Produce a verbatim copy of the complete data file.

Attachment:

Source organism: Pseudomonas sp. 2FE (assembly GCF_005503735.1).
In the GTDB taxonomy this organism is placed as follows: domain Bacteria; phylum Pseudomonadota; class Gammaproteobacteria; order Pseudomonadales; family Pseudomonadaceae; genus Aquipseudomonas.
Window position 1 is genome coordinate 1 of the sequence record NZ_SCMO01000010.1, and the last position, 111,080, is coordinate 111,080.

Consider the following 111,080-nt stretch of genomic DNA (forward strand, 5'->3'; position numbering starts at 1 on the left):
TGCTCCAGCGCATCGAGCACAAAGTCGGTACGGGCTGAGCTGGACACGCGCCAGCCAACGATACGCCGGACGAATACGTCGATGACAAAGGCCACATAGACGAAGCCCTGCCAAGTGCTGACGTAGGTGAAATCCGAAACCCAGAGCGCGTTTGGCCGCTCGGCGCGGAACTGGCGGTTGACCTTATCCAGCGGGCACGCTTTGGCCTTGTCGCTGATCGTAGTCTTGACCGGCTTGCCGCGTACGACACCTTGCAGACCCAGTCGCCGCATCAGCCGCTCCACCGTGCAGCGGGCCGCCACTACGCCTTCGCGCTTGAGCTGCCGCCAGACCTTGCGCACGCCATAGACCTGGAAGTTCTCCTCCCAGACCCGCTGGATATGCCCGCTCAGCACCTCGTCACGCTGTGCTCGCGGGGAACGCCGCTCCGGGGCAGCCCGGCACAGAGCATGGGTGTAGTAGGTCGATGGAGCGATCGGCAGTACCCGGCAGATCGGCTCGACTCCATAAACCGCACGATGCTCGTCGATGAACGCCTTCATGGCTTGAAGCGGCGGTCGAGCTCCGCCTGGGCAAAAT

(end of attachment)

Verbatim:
Source organism: Pseudomonas sp. 2FE (assembly GCF_005503735.1).
In the GTDB taxonomy this organism is placed as follows: domain Bacteria; phylum Pseudomonadota; class Gammaproteobacteria; order Pseudomonadales; family Pseudomonadaceae; genus Aquipseudomonas.
Window position 1 is genome coordinate 1 of the sequence record NZ_SCMO01000010.1, and the last position, 111,080, is coordinate 111,080.

Consider the following 111,080-nt stretch of genomic DNA (forward strand, 5'->3'; position numbering starts at 1 on the left):
TGCTCCAGCGCATCGAGCACAAAGTCGGTACGGGCTGAGCTGGACACGCGCCAGCCAACGATACGCCGGACGAATACGTCGATGACAAAGGCCACATAGACGAAGCCCTGCCAAGTGCTGACGTAGGTGAAATCCGAAACCCAGAGCGCGTTTGGCCGCTCGGCGCGGAACTGGCGGTTGACCTTATCCAGCGGGCACGCTTTGGCCTTGTCGCTGATCGTAGTCTTGACCGGCTTGCCGCGTACGACACCTTGCAGACCCAGTCGCCGCATCAGCCGCTCCACCGTGCAGCGGGCCGCCACTACGCCTTCGCGCTTGAGCTGCCGCCAGACCTTGCGCACGCCATAGACCTGGAAGTTCTCCTCCCAGACCCGCTGGATATGCCCGCTCAGCACCTCGTCACGCTGTGCTCGCGGGGAACGCCGCTCCGGGGCAGCCCGGCACAGAGCATGGGTGTAGTAGGTCGATGGAGCGATCGGCAGTACCCGGCAGATCGGCTCGACTCCATAAACCGCACGATGCTCGTCGATGAACGCCTTCATGGCTTGAAGCGGCGGTCGAGCTCCGCCTGGGCAAAAT